• Strings (Also known as text or str) <– this little guy is normally surrounded by “HI! I’m a string! “, it can also be surrounded by ‘yes these’
  • Booleans (Also known true/false, yes/no, on/off) <–This is as it states only two values. An ‘on’, ‘yes’, ‘1’ or ‘true’ and an ‘off’, ‘no’, ‘0’ or ‘false’
  • Objects (Also known as a record) <– Think of this guy as a row in a table. It will contain data for that entire row.
  • Arrays (Also known as a table) <– Think of this guy as the entire collection of items. You could say an Array is a collection of objects
  • NULL (Also known as blank) <– This one sometimes trips people up. As people assume that 0 or “Zero” is Null. However this is incorrect. Think of it this way:
    Zero: You have a toilet roll but there is no toilet paper left. You still know its a toilet roll though!
    Null: You have no toilet paper and no toilet roll.
  • Undefined <– this guy…. this bloody guy…. will ruin your day if you forget about him. Here is a nice image to assist me in defining what undefined is 🙂

JSON types - 0 null and undefined
Okay so now we have those little guys out of the way. Lets get into the SCARY code stuff.
Here is an example describing a person… We are going to break it down:

{
  "firstName": "John",
  "lastName": "Smith",
  "isAlive": true,
  "age": 27,
  "address": {
    "streetAddress": "21 2nd Street",
    "city": "New York",
    "state": "NY",
    "postalCode": "10021-3100"
  },
  "phoneNumbers": [
    {
      "type": "home",
      "number": "212 555-1234"
    },
    {
      "type": "office",
      "number": "646 555-4567"
    }
  ],
  "children": [],
  "spouse": null
}

Okay so every JSON file will contain { } these guys. They generally start and finish objects.
As you can see above prior to First Name there is an open tag { then finally after spouse there is a close tag }

Starting from the top! “firstName”: is the first name column! now pay close attention to the quotes and the colon. For a column name quotes ‘ ” ‘MUST start and close the name followed by a colon ‘ : ‘.

Now we have {“firstName”: “John”, 
Here John is defined as the value for the firstName column. Please also note its surrounded in quotes as its a string and the line is closed with a comma ‘ , ‘. Something to note here, these commas have to be placed on every line of an object except the last! Remember this!

Moving down. “lastName”: is another column definition with the value “Smith”, <– again notice the comma.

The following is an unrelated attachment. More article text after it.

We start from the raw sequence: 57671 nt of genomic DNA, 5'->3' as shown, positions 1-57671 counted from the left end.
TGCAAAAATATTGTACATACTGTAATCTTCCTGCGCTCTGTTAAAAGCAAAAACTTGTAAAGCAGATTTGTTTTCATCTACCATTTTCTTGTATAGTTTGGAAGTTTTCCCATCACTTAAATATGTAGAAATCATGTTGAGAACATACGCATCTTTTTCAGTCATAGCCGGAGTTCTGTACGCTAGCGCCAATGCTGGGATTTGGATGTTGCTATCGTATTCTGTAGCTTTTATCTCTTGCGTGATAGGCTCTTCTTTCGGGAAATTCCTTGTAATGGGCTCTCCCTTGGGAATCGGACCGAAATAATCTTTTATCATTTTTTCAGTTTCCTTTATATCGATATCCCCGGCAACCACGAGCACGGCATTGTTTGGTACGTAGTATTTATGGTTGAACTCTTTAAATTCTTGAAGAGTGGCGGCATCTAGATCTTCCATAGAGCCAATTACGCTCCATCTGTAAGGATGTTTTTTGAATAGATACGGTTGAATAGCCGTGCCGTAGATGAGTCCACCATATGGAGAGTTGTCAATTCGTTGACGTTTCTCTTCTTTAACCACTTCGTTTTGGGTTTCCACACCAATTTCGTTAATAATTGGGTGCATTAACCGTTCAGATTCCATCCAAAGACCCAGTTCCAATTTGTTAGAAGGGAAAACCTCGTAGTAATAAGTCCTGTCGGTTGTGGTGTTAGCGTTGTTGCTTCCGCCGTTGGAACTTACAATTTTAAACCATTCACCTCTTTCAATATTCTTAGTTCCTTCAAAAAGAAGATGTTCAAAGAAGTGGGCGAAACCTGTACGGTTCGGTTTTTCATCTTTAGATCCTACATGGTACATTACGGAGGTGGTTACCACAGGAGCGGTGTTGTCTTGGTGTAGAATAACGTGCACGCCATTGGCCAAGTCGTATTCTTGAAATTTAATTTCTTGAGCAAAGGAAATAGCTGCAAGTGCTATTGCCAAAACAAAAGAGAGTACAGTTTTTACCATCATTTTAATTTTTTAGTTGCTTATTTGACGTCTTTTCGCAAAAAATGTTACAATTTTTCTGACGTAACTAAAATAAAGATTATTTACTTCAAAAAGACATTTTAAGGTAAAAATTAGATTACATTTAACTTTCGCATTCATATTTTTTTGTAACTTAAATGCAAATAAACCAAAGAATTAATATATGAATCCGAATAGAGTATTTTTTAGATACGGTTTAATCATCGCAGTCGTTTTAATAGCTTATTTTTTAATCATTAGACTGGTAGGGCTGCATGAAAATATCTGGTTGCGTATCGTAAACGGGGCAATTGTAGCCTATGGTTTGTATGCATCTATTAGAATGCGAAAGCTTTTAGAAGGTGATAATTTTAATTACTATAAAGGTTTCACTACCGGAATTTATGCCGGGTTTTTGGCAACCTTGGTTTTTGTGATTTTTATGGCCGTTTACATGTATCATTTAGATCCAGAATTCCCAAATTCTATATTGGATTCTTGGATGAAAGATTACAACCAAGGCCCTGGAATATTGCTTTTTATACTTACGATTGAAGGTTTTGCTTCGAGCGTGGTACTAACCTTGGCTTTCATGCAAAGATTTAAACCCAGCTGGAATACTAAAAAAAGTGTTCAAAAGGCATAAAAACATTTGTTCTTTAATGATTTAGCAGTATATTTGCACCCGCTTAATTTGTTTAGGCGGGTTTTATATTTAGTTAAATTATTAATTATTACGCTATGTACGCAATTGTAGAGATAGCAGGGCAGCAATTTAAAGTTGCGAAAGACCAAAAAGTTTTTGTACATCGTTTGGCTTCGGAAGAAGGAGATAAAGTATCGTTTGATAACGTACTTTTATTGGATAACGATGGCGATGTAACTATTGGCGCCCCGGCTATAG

“isAlive”: true,  <– this one is slightly different as the words true and false without quotes surrounding them are defined as boolean values as described above.

“age”: 27, <– this value doesn’t require quotes either due to numbers being defined as integers if quotes are not surrounding the digits. So if you need a number type… Lose the quotes.

now “address”: { <– ooh! This one has another open tag. Meaning we have our first nested object. The contents of this one are clearly defined the same way. The biggest thing to note here is that the object MUST be closed so at the end you will notice }, meaning im finished defining this and move onto the next column

“phoneNumbers”: [ <– yay! learning! This one is the start of an array. Now remembering as above that an array is a collection of objects. Meaning you will generally see something like {object1}, {object2}, {object3} now these objects will be surrounded by [] as this dictates the array nature. Again ensure that you close this Array by using ], saying hey! I’m done here move onto the next column.

Okay now we have broken down how to read JSON. Lets move onto how our beautiful PowerPlatform reads JSON… SCHEMAS! 
We have performed some magic hiddin inside a JSON to JSON Schema converter to create the below:

{
"$schema": "http://json-schema.org/draft-04/schema#",
"type": "object",
"properties": {
"firstName": {
"type": "string"
},
"lastName": {
"type": "string"
},
"isAlive": {
"type": "boolean"
},
"age": {
"type": "integer"
},
"address": {
"type": "object",
"properties": {
"streetAddress": {
"type": "string"
},
"city": {
"type": "string"
},
"state": {
"type": "string"
},
"postalCode": {
"type": "string"
}
},
"required": [
"streetAddress",
"city",
"state",
"postalCode"
]
},
"phoneNumbers": {
"type": "array",
"items": [
{
"type": "object",
"properties": {
"type": {
"type": "string"
},
"number": {
"type": "string"
}
},
"required": [
"type",
"number"
]
},
{
"type": "object",
"properties": {
"type": {
"type": "string"
},
"number": {
"type": "string"
}
},
"required": [